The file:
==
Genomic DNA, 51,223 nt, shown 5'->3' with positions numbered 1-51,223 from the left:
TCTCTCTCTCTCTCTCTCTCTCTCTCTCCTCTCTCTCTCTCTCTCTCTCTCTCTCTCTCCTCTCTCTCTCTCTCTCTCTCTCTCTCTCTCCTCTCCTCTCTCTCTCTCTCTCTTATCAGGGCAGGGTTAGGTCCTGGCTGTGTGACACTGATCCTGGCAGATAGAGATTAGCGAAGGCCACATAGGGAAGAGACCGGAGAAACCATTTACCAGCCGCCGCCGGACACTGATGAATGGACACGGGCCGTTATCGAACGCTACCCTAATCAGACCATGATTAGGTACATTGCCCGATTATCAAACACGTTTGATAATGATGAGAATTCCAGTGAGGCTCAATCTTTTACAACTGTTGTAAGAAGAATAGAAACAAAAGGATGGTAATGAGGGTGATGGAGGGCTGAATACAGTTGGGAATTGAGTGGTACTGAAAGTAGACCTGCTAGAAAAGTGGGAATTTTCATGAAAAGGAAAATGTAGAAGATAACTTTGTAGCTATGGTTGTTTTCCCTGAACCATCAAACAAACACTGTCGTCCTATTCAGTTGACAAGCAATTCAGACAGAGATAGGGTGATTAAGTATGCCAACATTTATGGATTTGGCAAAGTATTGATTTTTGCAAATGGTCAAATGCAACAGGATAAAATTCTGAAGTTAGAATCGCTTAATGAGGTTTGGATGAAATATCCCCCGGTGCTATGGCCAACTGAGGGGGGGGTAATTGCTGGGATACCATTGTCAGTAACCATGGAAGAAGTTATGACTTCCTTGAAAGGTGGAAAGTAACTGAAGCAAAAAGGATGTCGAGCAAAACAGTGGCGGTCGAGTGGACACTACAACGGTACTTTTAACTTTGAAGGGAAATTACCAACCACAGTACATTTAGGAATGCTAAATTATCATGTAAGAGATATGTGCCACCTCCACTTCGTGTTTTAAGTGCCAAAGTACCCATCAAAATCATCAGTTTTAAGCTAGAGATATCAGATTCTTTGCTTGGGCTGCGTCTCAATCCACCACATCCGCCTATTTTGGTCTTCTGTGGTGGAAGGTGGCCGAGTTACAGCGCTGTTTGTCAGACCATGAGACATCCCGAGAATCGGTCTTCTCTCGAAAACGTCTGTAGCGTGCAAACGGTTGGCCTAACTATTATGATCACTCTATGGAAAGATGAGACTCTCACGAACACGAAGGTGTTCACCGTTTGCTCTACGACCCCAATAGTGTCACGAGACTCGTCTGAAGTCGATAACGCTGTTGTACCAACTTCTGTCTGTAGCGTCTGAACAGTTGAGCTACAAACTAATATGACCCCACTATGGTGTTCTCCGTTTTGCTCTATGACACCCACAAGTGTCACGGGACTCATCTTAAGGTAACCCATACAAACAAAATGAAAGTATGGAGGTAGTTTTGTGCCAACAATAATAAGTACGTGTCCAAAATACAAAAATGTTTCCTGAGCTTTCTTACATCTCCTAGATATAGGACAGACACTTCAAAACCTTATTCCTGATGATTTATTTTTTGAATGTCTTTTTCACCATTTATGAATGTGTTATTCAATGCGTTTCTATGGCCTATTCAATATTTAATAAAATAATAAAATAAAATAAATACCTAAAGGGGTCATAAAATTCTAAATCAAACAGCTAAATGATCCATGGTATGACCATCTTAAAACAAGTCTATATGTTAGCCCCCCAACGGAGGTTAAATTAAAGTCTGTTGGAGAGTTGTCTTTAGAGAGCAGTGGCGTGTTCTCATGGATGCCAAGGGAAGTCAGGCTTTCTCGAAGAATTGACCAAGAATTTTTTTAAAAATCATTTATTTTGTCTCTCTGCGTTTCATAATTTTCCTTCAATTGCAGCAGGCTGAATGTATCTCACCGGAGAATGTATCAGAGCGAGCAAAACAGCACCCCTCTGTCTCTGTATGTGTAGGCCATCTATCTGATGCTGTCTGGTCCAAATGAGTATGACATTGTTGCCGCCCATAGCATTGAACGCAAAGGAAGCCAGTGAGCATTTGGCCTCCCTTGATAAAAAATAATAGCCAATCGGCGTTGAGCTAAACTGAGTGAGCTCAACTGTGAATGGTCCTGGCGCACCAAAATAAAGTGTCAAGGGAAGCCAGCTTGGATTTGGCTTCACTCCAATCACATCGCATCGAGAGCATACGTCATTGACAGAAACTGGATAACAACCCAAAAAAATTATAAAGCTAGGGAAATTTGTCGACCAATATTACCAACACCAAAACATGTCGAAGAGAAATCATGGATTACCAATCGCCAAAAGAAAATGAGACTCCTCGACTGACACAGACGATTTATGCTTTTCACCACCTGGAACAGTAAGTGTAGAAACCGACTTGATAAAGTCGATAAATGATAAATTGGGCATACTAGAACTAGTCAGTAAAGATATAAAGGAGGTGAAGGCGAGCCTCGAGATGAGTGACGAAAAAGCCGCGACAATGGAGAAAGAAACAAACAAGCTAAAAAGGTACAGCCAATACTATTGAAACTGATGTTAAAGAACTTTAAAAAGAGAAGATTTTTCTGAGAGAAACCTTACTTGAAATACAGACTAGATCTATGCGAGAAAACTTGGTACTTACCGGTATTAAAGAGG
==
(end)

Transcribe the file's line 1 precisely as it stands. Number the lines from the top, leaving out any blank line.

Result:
Genomic DNA, 51,223 nt, shown 5'->3' with positions numbered 1-51,223 from the left: